1. Get lubed up
If you experience chafing you’ll know it’s no laughing matter, no matter how hilarious your costume may be. If you found on your test run that your super-hero outfit rubbed you up the wrong way, then safeguard your skin by lubing up with Vaseline or a specialist anti-chafe product such as Body Glide.
And we recommend wearing a dry-fit or similar short-sleeved technical running top underneath to help with wicking.
2. Ensure you can actually run in it
It pays to take your fancy dress out for a test run before the big day – after all, you want to make sure you can actually run in it. If possible try it out at a local parkrun or 10K as that will highlight any areas of potential chafing (see number 1) while making sure it’s not a danger to other runners (see number 4).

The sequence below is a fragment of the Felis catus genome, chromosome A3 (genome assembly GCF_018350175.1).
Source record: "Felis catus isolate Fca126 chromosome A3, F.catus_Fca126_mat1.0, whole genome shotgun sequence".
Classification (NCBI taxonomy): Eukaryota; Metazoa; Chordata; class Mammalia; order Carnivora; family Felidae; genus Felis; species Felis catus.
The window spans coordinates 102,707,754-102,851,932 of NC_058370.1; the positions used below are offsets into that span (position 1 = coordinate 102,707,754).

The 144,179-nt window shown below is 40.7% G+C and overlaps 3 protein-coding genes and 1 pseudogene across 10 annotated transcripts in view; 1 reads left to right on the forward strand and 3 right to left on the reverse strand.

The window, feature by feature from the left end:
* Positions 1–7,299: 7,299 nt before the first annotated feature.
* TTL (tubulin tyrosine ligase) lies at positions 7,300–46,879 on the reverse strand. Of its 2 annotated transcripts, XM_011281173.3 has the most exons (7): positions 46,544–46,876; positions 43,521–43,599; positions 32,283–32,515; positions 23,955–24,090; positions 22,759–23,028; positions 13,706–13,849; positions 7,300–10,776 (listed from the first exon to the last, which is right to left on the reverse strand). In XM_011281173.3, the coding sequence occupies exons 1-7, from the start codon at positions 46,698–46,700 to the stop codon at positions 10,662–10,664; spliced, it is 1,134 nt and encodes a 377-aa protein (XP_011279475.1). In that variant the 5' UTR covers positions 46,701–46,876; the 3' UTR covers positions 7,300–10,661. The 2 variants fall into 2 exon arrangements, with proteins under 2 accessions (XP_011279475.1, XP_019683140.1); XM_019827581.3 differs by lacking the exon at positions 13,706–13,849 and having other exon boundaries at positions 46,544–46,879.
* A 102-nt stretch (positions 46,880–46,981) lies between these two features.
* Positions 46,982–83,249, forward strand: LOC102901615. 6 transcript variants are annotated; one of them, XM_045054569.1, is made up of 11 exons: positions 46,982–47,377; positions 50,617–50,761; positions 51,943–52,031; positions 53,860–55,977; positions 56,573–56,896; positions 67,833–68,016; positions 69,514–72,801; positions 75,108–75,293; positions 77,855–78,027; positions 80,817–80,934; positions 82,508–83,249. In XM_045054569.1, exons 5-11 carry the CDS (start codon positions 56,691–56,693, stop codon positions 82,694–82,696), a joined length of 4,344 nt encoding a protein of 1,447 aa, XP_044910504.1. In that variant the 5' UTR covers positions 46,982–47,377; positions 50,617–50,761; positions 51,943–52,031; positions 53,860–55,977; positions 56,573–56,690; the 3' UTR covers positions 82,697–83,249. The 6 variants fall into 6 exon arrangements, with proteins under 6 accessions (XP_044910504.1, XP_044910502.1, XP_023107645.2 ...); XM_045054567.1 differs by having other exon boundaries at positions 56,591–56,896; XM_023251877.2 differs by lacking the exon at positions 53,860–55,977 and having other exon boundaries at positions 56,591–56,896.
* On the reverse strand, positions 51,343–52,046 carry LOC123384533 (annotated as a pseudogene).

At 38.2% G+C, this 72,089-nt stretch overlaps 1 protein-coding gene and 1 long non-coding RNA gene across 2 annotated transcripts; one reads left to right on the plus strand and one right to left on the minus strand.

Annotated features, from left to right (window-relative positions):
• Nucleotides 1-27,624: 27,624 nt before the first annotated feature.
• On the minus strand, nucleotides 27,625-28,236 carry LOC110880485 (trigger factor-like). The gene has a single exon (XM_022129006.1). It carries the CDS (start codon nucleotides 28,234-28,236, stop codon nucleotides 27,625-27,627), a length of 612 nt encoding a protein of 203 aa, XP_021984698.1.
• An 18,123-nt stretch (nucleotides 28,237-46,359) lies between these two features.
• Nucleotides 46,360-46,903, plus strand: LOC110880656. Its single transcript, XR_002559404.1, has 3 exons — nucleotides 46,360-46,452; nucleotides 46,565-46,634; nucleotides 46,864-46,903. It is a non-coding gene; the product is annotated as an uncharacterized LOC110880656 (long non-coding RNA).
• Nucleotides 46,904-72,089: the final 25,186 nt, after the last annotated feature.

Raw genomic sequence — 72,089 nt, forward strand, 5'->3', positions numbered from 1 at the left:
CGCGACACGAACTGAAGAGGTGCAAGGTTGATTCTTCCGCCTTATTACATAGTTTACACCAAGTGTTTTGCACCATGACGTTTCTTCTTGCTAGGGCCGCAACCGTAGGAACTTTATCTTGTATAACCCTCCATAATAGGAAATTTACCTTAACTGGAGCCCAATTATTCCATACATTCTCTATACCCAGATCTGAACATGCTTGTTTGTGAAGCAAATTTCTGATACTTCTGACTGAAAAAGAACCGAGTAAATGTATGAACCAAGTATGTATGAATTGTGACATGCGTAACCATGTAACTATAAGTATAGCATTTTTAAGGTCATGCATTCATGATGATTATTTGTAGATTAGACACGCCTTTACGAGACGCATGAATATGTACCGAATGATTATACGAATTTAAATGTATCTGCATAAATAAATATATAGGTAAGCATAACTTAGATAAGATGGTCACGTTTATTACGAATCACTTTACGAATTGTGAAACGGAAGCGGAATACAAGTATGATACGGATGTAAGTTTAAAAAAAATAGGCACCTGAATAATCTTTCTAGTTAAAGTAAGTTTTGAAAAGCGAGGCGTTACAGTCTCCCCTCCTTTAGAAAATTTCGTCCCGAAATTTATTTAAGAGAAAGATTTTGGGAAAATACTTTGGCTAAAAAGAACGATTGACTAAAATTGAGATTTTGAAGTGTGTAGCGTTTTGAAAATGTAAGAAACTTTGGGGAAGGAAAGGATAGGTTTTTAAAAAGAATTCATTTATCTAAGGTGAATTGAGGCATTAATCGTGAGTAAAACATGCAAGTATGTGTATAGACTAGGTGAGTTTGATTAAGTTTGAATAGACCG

Nothing new on race day – not even a comedy tutu.
3. Retain your modesty
Public displays of (semi) nudity may be a good source of ‘bantz’ but take it from us, you won’t impress anyone with your meat and two veg at mile 20. Think of the other runners and spare them the image of your sweaty derrière – remember Borat is so 2006.
4. Don’t endanger others
If your costume covers your head or includes a mask that obscures your vision make sure you have someone with you who can actually see where you’re going. Conversely if your costume is bulky or has protruding features give the runners around you a wide berth and don’t attempt any tight or risky overtaking manoeuvres. Be careful out there.
You may be dressed as Batman but this is not a time for fighting crime. Bear in mind your form is going to take a hit, so trying to stick to your usual pace or, even worse, trying for a PB, will only end in tears. Whatever your reason for dressing up, remember you’re supposed to be having fun. So relax, take your time, and spread some joy. Just don’t let that bloke in The Joker costume overtake you.